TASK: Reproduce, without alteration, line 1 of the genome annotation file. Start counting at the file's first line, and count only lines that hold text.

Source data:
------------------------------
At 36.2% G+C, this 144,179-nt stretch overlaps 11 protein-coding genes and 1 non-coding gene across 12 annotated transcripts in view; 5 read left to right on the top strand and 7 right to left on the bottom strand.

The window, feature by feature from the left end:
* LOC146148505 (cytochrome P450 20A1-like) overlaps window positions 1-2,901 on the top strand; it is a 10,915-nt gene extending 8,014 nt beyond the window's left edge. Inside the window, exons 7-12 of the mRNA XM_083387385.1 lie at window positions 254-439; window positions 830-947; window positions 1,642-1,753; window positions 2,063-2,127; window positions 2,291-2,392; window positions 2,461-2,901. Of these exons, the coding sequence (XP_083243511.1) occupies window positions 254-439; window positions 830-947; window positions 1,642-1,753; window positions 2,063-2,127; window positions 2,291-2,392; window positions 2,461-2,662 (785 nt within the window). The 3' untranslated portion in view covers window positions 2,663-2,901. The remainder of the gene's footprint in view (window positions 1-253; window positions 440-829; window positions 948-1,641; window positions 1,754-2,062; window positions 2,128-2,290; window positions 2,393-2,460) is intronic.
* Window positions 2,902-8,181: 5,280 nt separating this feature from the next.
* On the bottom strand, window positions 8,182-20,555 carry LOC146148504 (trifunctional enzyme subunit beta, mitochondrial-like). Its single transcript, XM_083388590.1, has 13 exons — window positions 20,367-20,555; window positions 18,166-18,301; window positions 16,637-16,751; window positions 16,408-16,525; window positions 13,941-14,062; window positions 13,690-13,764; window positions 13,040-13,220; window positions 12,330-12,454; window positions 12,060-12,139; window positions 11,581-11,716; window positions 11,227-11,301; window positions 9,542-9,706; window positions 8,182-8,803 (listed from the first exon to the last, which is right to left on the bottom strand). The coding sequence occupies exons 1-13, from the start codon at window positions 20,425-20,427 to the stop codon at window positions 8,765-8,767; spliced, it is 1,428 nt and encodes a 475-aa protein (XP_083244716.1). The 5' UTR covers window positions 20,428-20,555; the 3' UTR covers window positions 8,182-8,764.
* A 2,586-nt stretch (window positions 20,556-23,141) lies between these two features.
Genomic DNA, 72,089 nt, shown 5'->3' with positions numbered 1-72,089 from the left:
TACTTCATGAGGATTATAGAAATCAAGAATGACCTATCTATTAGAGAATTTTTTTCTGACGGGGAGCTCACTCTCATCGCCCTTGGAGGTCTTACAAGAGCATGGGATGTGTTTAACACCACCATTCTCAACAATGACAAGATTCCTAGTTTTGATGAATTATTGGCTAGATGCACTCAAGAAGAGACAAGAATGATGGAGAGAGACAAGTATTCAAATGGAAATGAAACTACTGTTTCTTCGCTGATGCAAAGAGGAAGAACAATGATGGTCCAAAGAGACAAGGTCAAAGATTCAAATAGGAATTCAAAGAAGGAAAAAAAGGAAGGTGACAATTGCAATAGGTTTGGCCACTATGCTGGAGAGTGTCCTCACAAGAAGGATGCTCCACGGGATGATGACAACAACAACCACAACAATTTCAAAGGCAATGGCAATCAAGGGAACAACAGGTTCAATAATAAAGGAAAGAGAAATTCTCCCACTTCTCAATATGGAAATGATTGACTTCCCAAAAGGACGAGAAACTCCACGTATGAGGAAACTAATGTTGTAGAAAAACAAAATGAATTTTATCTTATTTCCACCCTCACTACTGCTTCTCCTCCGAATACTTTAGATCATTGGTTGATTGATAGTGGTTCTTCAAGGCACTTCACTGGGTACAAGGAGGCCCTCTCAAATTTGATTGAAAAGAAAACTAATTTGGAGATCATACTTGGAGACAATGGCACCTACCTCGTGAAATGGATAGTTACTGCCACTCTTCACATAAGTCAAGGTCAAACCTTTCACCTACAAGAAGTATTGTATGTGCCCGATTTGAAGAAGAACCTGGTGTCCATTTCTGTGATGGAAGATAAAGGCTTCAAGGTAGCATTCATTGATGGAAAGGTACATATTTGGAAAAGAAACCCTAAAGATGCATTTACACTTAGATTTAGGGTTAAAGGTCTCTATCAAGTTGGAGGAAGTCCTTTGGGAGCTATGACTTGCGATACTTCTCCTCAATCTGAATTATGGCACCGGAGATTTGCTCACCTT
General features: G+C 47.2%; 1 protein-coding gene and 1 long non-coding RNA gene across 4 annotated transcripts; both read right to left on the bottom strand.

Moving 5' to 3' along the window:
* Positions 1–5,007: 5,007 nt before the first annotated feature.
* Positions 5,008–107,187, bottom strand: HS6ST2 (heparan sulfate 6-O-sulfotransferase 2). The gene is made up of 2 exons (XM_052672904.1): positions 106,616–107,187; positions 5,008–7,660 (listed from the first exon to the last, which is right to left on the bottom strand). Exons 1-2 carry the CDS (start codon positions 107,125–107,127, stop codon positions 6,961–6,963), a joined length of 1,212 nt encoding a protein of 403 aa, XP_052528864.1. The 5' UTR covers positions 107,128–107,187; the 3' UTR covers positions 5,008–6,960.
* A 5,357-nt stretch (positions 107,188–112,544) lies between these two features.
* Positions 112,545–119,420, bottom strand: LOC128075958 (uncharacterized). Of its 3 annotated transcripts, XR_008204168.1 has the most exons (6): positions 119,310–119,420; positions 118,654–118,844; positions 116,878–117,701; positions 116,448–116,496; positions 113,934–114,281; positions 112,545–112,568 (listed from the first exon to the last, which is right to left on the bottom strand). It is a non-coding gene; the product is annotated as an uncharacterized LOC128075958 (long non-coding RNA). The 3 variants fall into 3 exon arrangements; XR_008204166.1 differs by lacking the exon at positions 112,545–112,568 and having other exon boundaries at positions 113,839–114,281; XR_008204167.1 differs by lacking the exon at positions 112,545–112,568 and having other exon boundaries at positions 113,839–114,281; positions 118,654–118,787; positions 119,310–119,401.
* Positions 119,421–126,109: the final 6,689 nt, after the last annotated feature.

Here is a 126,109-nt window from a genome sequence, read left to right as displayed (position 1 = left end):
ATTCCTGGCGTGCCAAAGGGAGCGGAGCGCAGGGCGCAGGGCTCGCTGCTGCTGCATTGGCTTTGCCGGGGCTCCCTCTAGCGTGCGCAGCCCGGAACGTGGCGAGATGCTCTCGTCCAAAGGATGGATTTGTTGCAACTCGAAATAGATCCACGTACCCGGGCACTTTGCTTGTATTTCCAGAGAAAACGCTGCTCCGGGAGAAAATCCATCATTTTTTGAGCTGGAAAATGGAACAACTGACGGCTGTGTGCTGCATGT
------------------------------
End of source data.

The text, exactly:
At 36.2% G+C, this 144,179-nt stretch overlaps 11 protein-coding genes and 1 non-coding gene across 12 annotated transcripts in view; 5 read left to right on the top strand and 7 right to left on the bottom strand.